Journey to Food Justice

In an ideal world there would be more access to fresh, locally grown food for myself and all my fellow peers.

Everyone knows the world doesn’t reach an ideal state magically on it’s own and it certainly doesn’t happen overnight.

These two facts built the foundation of my motivation to change the attitude of my university towards an on campus farmers market, which I felt would get the ball rolling towards a healthier campus for all. The following pages are the steps that made up my journey to achieving this kind of reality for myself and my university.

The goal of my project was to effectively host a season long Farmers Market on the campus of Central Michigan University. I felt a farmers market was the best way to create more availability to fresh local food and facilitate interactions between the community members and the students, staff and visitors of the university. A farmers market not only gives people the opportunity to make smarter choices about what kind of snacks and ingredients they put in their body while on campus, but it also gives them more options for economic investment. It expands their horizons from the cafeterias and campus markets to local farms and small home business owners. It creates a space where people can learn about the food or goods they purchase and more than that, can get to know the vendors of the products they consume. These are all options found in the real world in regards to the economy and work-place that I feel our university is lacking. It’s important for people to know there’s more out there for them, that they don’t have to be limited to unhealthy, processed and overpriced food, goods, and/or services simply because the university doesn’t offer otherwise.

To make this market a reality, my Registered Student Organization (RSO) on campus, Campus Grow, linked up with the CEO of a non-profit, Real Food Grows, who felt exactly the same about our university’s situation as we did. I have been the co-president of Campus Grow with Meghan Marx for the last 3 years now. Last year Damian Fisher, the CEO of Real Food Grows, contacted us to extend our way his resources and abilities to help us make our goal of an on campus market a reality. Throughout the whole process of bringing the market to life we worked very closely with his organization, Real Food Grows. We involved Damian in every step of the way and often times took cue from his leadership when confronting members of various departments throughout the university system. We held meetings between the three of us, as well as with our contact and liaison with the Mount Pleasant Community market,Tyler Goudreau, and many a time took inspiration from the Real Food Grows business plan.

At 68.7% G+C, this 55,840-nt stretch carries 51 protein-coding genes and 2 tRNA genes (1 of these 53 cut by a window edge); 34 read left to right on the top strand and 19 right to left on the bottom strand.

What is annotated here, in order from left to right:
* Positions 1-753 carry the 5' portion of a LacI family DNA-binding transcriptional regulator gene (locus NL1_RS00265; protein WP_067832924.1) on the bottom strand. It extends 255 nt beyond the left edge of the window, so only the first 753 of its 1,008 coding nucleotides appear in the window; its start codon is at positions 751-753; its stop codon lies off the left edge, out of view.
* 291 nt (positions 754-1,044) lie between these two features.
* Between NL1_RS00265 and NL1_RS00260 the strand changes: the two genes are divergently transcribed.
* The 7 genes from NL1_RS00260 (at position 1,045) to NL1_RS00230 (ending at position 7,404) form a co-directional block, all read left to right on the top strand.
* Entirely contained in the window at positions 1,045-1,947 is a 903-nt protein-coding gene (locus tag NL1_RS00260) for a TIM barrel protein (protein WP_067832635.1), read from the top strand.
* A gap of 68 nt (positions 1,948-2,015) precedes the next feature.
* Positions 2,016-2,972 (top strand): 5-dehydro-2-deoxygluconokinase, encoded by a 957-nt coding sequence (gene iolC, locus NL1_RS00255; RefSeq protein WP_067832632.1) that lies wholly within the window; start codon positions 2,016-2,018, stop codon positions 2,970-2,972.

Real Food Grows is a non profit that seeks to make connections of the communities, families and/or organizations with farmers and farmers markets. It’s goal is to bring to community’s and people the importance and joys of farmers markets and the benefits of choosing to participate in a fresh, local, healthy way of life.

Since our on campus market was brought about through the efforts of our registered student organization on campus we felt it a good fit to work so closely with a non-profit. Many registered student organizations are very much run like non-profits and often times treated as such. The partnership between Campus Grow and Real Food Grows could not have worked out better and I believe that’s quite evident in the success of the market we produced.

I originally chose to use this endeavor as my LDR 402 project because it was something I was already going to be doing anyways (let’s be real, a college student only has so much time on her hands) and because it’s something I’m immensely passionate about; I thought that my passion for the outcome would carry most of the burden of the technical work and that I would breeze through like a parade leader, helping everyone to create a beautiful market. To be fair, I wasn’t entirely wrong. My passion for the market did make long nights full of emails bare-able, it helped me smile through the meetings of being shut down and politely walk out, on to hunt down the next office that would hear our case. What I didn’t expect was the shock, the shock of playing with the big dogs and suddenly my normal leadership philosophy was regarded like a small child proclaiming they were going to sit at the adult table for thanksgiving this year! I had to adapt, had to re-think my approach, the words I used, and not only that, but increase my level of conscious for every meeting, every interaction that involved the topic of the potential market. This is why I feel this project was perfect for the LDR 402 capstone. It actually called into play the philosophies I thought I was aimlessly memorizing in classes of the 100 and 200 variety.

 

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